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Kyle Bowman's  Instablog

Kyle Bowman
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I live in Atlanta and am a CPA. I worked at Deloitte as a financial auditor for 5 years, and now do internal audits for companies as an independent consultant. I have been investing for 12 years.
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  • BDX - 1.6.2010
    Let me start by saying I know you aren't supposed to get emotionally tied to companies, but I love Becton Dickinson.  I love that when you read their annual report, they list their annual returns on equity, capital, assets...right up front.  What does that tell me?   Management likes high returns and management likes free cash low, just like me. I love their bread and butter business in medical supplies.  I love that they are growing their dividends, the consistent growth in the earnings, margins, returns, FCF, BV, etc. 

    I found BDX doing a stock screen where I was looking for companies whose shares outstanding decreased each year, whose dividend grew by 10% or so, whose BV grew by at least 10% annually for seven years, net margin above 12% , and had all returns above 15% or so.  Note:  I think these are the numbers I used or close to these numbers.

    Since then, BDX had been on my radar screen for the longest time and I just never knew when to pull trigger.  I never wanted to buy when it was going down, since it was going down, and going up, I was always thinking, well, maybe it will come back down.  Ha.  Long story short, I didn't get in at the best time.  My purchase price was around $79.50 and I just went for it and have been receiving the dividends, and am up around 6% overall.  Still like the company, but annoyed that I am not up 20%, because that was totally feasible.  Thankfully, a family member has since introduced me to technical analysis and I realized, wow, I really could have timed that better.  I no longer think fundamental analysis is the be all and end all. 

    The same family member also introduced me to options, and I have been reading a lot about them.  I have also been reading a lot about technical analysis.  I decided to try a small covered call with Becton the other day, in order to assist my measly 6% return, hoping I would not get called out of the stock.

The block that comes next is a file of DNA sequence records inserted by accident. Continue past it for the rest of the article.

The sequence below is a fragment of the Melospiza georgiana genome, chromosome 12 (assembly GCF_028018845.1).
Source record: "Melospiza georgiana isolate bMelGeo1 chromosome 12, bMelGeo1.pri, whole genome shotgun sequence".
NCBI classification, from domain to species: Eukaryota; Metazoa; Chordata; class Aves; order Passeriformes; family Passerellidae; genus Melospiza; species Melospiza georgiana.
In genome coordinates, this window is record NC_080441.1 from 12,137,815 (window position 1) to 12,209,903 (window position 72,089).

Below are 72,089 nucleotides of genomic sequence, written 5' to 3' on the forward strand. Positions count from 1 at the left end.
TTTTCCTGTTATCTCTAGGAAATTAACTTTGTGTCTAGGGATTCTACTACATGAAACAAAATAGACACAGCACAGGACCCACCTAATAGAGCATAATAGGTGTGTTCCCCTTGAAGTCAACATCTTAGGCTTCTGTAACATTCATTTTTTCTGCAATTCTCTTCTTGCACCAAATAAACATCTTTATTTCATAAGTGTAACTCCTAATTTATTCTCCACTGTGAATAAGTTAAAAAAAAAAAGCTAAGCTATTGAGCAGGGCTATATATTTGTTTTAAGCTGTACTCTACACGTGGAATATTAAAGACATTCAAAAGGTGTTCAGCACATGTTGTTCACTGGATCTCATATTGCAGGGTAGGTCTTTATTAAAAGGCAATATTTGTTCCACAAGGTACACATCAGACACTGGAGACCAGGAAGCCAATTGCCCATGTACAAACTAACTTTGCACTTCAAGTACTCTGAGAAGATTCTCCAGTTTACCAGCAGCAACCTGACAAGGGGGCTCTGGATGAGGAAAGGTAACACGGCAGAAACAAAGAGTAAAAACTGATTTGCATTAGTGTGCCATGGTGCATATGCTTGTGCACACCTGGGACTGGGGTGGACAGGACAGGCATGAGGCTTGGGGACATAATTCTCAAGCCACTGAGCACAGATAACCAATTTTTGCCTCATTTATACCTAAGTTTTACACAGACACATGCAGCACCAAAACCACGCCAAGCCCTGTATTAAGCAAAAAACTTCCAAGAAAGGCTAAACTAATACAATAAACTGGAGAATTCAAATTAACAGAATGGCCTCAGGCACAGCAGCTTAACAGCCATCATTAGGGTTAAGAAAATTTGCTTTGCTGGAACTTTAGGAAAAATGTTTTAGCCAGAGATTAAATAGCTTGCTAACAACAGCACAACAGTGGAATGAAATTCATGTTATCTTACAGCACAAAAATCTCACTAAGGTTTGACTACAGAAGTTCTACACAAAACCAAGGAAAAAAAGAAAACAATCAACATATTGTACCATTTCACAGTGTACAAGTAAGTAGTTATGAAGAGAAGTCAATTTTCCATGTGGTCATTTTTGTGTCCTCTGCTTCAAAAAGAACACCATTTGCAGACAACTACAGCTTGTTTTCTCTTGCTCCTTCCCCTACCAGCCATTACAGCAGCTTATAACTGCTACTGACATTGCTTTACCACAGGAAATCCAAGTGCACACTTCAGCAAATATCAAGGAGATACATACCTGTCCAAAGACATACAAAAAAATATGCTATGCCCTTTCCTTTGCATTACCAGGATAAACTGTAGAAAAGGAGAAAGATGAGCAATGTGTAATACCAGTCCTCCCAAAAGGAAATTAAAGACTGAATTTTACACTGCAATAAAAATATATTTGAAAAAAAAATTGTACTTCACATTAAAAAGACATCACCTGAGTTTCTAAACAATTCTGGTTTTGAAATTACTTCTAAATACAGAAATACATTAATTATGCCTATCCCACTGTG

On January 6, after the stock had a really nice run up, I noticed the following technicals:  

    -The ADX (part of the DMI indicator) was quite high if you looked back over a 10 year period.  
    -MACD had a bearish crossover.  
    -RSI looked like it had peaked as well.

    Below is a one year chart showing what I was looking at. 



    I am not a T/A guru, but I took these indicators as bearish signals.  So, I was anticipating a bit of a price drop, which happened.  I sold the FEB 19 11 $85 strike for $1.40 per contract.  Honestly, I am not sure I got the best price, or how to even know that, but I was feeling a little ballsy, because my TEVA and CSCO puts did well.  Anyway, I felt good when the price further softened, thinking I was going to do well. 

    However, in retrospect, I wish I had wrote this instablog prior to the trade, because I may have looked at the big picture a little more.  I think there is more risk of getting the stock called than I thought, based on the historical value.  For one, in the above chart, I am not quite sure whether it is a good idea to sell a covered call if the stock is trending above all the moving averages.  Secondly, historically, BDX has been trading with a depressed PE ratio due to the economic issues and healthcare reform.  You can see what I am talking about below in the 10 year chart.



    EPS has been a bit flat, but I think the P/E could begin to approach 18-19 or so, because I think Becton may actually benefit from health care reform.  Also,  in the past their P/E has been much higher, as you can see in the blue trend line I drew.  The current P/E is 16.92, and if it expanded to 19 prior to Feb 22, I could easily get called out of the stock.  I am beginning to see this as a distinct possibility. I am hoping the price consolidates a little in between $82 and $84 and time decay works to my advantage and either the call expires or I can buy it back cheaper and just close it out.  

    Anyway, so that is my trade.  If you have any thoughts let me know.  Always like to learn more.  Also, if you  know of a good site for charting (better than bigcharts.com), let me know.  Free is always nice too, but harder to come by.  I have also checked out stockcharts.com and have read a lot of their info.  Lastly, if you know of any excellent books on charting, let me know.  I am looking for something similar to the Benjamin Graham books but for charting / technical analysis.  







    Tags: BDX
    Jan 11 2:31 AM | Link | Comment!
  • CSCO and long-term value